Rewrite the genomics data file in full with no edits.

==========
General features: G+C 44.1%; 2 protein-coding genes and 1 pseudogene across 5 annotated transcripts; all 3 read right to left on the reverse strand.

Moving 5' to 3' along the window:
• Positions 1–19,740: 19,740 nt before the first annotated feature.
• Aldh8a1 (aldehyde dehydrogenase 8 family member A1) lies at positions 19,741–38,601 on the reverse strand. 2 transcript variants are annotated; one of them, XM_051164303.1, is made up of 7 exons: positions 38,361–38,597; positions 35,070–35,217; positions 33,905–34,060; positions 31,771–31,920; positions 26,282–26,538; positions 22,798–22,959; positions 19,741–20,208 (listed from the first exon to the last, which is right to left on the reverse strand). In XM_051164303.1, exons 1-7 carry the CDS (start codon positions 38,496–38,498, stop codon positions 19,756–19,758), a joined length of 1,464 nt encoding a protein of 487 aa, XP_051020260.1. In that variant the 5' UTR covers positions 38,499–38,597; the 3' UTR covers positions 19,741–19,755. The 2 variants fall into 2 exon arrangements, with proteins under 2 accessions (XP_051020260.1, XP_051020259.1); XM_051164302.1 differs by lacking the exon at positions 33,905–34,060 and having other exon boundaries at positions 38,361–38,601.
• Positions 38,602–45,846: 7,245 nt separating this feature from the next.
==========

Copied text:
General features: G+C 44.1%; 2 protein-coding genes and 1 pseudogene across 5 annotated transcripts; all 3 read right to left on the reverse strand.

Moving 5' to 3' along the window:
• Positions 1–19,740: 19,740 nt before the first annotated feature.
• Aldh8a1 (aldehyde dehydrogenase 8 family member A1) lies at positions 19,741–38,601 on the reverse strand. 2 transcript variants are annotated; one of them, XM_051164303.1, is made up of 7 exons: positions 38,361–38,597; positions 35,070–35,217; positions 33,905–34,060; positions 31,771–31,920; positions 26,282–26,538; positions 22,798–22,959; positions 19,741–20,208 (listed from the first exon to the last, which is right to left on the reverse strand). In XM_051164303.1, exons 1-7 carry the CDS (start codon positions 38,496–38,498, stop codon positions 19,756–19,758), a joined length of 1,464 nt encoding a protein of 487 aa, XP_051020260.1. In that variant the 5' UTR covers positions 38,499–38,597; the 3' UTR covers positions 19,741–19,755. The 2 variants fall into 2 exon arrangements, with proteins under 2 accessions (XP_051020260.1, XP_051020259.1); XM_051164302.1 differs by lacking the exon at positions 33,905–34,060 and having other exon boundaries at positions 38,361–38,601.
• Positions 38,602–45,846: 7,245 nt separating this feature from the next.